A Closer Look at Publisher 2003

By Patricia Fusco | Posted August 28, 2003

Microsoft Publisher is the Rodney Dangerfield of design software — it doesn't get any respect. That's about to change with the release of the 2003 edition of Publisher. Earlier versions of the software more or less focused on home use — designing cards, calendars, invitations and the like. This time around, Publisher 2003 provides just the type of tools small businesses need to produce professional marketing materials — be it e-mail, print or Web publishing.

Microsoft Office Publisher 2003, part of the Small Business Edition, offers an expanded selection of publication designs and publication types to help small businesses create polished, professional-looking publications for print, Web, and e-mail distribution. And it's easier than ever to use — almost Word-like in appearance — but Publisher 2003 is far more powerful than a word processing application.

With the addition of 10 new Master Design Sets, users can select from a total of 45 professionally designed templates when creating print or online publications. Master Design Sets enable users to apply a consistent design theme to a variety of business publications, which has also been expanded beyond greeting cards and invitations, to include labels and inserts for CDs and DVDs, as well as personal stationery sets for address labels, letterhead, envelopes, and business cards.

Online Magic
Publisher 2003 also makes it easier than ever before to create professional looking websites that can be customized so suit specific small business needs. Publisher 2003 provides new and enhanced features for creating, editing, publishing, and updating websites. This is particularly important for those that opt to pick up the Small Business Edition of the Microsoft Office System because FrontPage — Microsoft's other Web publishing tool — is not included in the bundle. Microsoft is marketing FrontPage as an e-commerce Web editor, something that might not appeal to the average small business designing a website for the first time. Of course, if e-business is your bag, FrontPage can be purchased as a stand-alone application.

Because Publisher 2003 is designed specifically for novices it utilizes more wizards than ever before to help users build small websites. New Web Site Wizards include guides for building a 3-page website, a product and sales-oriented website, or a professional service-based site (shown below).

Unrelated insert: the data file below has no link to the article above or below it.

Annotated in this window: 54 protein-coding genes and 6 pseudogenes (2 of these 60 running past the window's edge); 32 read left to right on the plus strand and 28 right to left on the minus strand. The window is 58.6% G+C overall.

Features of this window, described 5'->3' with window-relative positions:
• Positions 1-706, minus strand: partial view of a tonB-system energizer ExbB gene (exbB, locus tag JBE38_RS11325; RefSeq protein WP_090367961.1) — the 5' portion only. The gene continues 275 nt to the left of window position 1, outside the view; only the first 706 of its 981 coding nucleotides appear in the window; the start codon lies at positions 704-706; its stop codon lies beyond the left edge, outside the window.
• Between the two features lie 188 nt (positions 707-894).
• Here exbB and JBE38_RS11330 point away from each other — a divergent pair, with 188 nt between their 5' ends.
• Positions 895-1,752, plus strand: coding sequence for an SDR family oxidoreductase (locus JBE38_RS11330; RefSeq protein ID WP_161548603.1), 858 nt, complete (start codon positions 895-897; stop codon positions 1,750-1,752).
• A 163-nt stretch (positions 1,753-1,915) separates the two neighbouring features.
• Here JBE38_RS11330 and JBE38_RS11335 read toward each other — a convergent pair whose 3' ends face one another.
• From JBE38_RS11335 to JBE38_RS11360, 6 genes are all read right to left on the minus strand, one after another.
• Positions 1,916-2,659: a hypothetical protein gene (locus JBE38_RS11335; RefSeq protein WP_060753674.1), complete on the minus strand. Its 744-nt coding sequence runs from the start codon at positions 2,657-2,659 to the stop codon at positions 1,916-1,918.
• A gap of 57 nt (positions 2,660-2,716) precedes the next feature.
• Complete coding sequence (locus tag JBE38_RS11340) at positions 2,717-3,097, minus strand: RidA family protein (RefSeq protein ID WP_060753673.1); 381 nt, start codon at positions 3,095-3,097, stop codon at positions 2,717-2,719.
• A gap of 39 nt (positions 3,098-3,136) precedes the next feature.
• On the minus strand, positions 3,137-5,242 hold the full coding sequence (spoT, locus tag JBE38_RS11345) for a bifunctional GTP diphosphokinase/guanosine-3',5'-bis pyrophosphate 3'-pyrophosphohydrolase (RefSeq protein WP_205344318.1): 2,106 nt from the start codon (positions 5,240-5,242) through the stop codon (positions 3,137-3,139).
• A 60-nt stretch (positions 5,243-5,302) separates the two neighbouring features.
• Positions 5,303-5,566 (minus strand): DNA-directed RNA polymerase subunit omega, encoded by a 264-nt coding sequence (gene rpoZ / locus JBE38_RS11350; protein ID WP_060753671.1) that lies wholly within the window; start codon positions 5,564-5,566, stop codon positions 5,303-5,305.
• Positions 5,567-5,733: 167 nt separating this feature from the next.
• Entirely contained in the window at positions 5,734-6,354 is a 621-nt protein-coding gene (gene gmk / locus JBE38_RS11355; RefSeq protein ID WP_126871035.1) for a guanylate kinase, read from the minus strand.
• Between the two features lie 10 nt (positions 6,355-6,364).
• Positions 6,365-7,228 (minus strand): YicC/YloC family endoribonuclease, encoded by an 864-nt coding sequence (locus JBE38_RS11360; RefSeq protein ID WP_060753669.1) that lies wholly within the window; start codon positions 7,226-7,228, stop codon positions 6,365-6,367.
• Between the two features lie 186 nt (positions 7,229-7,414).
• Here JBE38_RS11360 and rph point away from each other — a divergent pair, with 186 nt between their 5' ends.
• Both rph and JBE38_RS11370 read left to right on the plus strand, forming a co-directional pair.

Users can also build a customized site from scratch. The Easy Web Site Builder tool offers a series of goal-based website design options. For example, the user could tell Publisher's Easy Web Site Builder that the goal for the website is to sell products. Publisher 2003 automatically goes about putting together a sales-centric website. The results are quite different if the goal is to display a list of projects or activities.

Publisher 2003 also offers an expanded selection of individual Web page types that users can select from to build a site one page at a time. These topical Web pages include About Us, Calendar, Contact Us, Forms, General Information, Home and Job List, among others. Naturally all of these Web pages need to be organized, too. Publisher 2003 features editable navigational bars that users can add or remove and change links throughout the entire site. It also allows users to add secondary navigation bars to a website to create a navigational structure within portions of a site.

Control Freak
Publisher now provides two distinct environments for creating Web and print publications. When creating or editing Web publications, users work in Web mode. The options available in Web mode are tailored specifically to Web publications and optimized for viewing with a Web browser, such as Microsoft Internet Explorer.

With the upgrade in Web publishing comes new and improved e-mail capabilities. Users can create professional e-mail messages that have the same high quality look and feel as print publications. With Publisher 2003 users can create and send high-impact e-mail messages by choosing among the E-mail Wizard options, such as events, activities, speakers, featured products, general newsletters or product lists.

Publisher 2003 also has enhanced layout and graphics features designed to give users better control over the design of a print publication. Improved control of layout guides means that dialog boxes are easier to manipulate. For example, margin guides — design references on the top, bottom, left, and right sides of a page that are used to define available space — can be manipulated to position graphics or images outside of text margins. Column guides — vertical guides that are used to divide a publication page into two or more columns — and row guides — horizontal guides that are used to divide a page into two or more sections to help structure the layout of the page — have also been fine-tuned to make graphic or image placement more flexible.